My Meditation Looks Like Sleep

Last week I had written a note to myself to try and meditate a few times this week. Since my stress levels have been at their normal super-high levels, I thought it would be a good idea to give meditation a try. Meditation has been shown to have very positive health benefits. According to the Stress section of,

When practicing meditation, your heart rate and breathing slow down, your blood pressure normalizes, you use oxygen more efficiently, and you sweat less. Also, your adrenal glands produce less cortisol, adrenaline and noradrenaline, you make more positive hormones, your body ages at a slower rate, and your immune function improves. Your mind also clears and your creativity increases. People who meditate regularly find it easier to give up life-damaging habits like smoking, drinking and drugs.

You also can levitate and poop nuggets of solid gold. See, here’s my skepticism showing through. This is why I have such a hard time with meditation. So exactly how much will meditation slow down my aging? Will it slow it down enough to make up for all the lost hours of my life I spent meditating?

I was looking at a similar page that describes different types of meditation. The basic description of meditation sounds exactly like what my brain does before I go to sleep. I deal with the thoughts that come into my head and let them go until there is this empty place that I feel start to dip into, and then I fall asleep.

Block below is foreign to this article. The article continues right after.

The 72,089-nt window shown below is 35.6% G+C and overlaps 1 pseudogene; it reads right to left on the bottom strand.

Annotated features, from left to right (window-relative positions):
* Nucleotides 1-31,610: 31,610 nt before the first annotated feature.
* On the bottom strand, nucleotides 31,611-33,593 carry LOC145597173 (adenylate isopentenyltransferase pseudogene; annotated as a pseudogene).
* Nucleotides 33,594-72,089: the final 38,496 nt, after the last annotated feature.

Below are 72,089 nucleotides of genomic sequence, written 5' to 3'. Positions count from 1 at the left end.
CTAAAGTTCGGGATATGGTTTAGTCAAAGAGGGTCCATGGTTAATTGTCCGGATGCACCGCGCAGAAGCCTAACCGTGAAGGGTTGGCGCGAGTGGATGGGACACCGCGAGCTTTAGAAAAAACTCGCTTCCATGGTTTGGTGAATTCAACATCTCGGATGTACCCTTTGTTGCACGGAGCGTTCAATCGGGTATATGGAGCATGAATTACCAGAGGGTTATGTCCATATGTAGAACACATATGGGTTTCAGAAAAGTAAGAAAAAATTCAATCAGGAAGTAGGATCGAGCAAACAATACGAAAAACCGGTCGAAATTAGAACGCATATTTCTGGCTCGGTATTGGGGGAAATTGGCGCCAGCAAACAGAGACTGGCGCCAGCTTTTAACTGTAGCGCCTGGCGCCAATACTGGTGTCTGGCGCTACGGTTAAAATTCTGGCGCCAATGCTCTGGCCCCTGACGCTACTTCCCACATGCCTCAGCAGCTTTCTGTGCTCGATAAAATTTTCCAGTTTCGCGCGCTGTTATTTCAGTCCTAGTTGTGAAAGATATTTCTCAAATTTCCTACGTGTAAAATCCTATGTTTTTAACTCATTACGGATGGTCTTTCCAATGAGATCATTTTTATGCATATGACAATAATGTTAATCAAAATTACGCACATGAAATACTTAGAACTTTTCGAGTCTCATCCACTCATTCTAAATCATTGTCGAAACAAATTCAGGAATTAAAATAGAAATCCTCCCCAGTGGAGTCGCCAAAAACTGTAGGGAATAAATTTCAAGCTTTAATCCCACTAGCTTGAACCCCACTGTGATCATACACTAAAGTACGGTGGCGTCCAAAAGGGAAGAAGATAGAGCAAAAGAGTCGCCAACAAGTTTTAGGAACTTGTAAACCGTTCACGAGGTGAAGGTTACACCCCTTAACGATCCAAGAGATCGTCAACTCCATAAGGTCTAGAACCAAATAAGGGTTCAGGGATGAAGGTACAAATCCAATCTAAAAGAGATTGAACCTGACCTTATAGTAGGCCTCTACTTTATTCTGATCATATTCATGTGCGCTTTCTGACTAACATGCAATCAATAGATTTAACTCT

I’m afraid to mess with my sleep ritual just so I can produce less noradrenaline, considering I don’t know what that is or does.

Now if I could poop solid gold, that would make it all worthwhile.

2 thoughts on “My Meditation Looks Like Sleep”

  1. I believe meditation, and this is a total novice type belief, is that it is simply a way to relax and think and de-stress. Whatever works for an individual to de-stress and think and relax and just have some “me” time is ok in my book. Pooping shiny gold nuggets…well that’s a whole other story 🙂

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  2. I seem to do well when I “get in the groove” so to speak, when I’m working on a project. That’s about as close as I get to real meditation.

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